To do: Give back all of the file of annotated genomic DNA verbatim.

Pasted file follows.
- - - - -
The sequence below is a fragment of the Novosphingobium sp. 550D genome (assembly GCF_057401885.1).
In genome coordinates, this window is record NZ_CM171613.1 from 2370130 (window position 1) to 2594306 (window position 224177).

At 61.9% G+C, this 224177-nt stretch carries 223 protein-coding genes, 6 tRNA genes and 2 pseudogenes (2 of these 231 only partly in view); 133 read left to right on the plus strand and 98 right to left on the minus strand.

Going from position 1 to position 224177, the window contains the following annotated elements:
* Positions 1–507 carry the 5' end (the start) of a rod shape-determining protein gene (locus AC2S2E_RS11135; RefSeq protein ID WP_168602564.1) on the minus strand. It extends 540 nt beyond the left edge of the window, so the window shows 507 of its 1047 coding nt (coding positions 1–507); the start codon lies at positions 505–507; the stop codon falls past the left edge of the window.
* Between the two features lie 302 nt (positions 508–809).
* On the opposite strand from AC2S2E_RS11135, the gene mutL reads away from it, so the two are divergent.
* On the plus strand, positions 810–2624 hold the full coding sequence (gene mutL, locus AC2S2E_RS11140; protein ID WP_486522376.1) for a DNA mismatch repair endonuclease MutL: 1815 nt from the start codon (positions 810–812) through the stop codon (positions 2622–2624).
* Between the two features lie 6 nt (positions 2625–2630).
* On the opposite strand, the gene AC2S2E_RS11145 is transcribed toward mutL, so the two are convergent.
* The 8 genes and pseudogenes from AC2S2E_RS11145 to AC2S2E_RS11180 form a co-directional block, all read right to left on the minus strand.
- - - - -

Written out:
The sequence below is a fragment of the Novosphingobium sp. 550D genome (assembly GCF_057401885.1).
In genome coordinates, this window is record NZ_CM171613.1 from 2370130 (window position 1) to 2594306 (window position 224177).

At 61.9% G+C, this 224177-nt stretch carries 223 protein-coding genes, 6 tRNA genes and 2 pseudogenes (2 of these 231 only partly in view); 133 read left to right on the plus strand and 98 right to left on the minus strand.

Going from position 1 to position 224177, the window contains the following annotated elements:
* Positions 1–507 carry the 5' end (the start) of a rod shape-determining protein gene (locus AC2S2E_RS11135; RefSeq protein ID WP_168602564.1) on the minus strand. It extends 540 nt beyond the left edge of the window, so the window shows 507 of its 1047 coding nt (coding positions 1–507); the start codon lies at positions 505–507; the stop codon falls past the left edge of the window.
* Between the two features lie 302 nt (positions 508–809).
* On the opposite strand from AC2S2E_RS11135, the gene mutL reads away from it, so the two are divergent.
* On the plus strand, positions 810–2624 hold the full coding sequence (gene mutL, locus AC2S2E_RS11140; protein ID WP_486522376.1) for a DNA mismatch repair endonuclease MutL: 1815 nt from the start codon (positions 810–812) through the stop codon (positions 2622–2624).
* Between the two features lie 6 nt (positions 2625–2630).
* On the opposite strand, the gene AC2S2E_RS11145 is transcribed toward mutL, so the two are convergent.
* The 8 genes and pseudogenes from AC2S2E_RS11145 to AC2S2E_RS11180 form a co-directional block, all read right to left on the minus strand.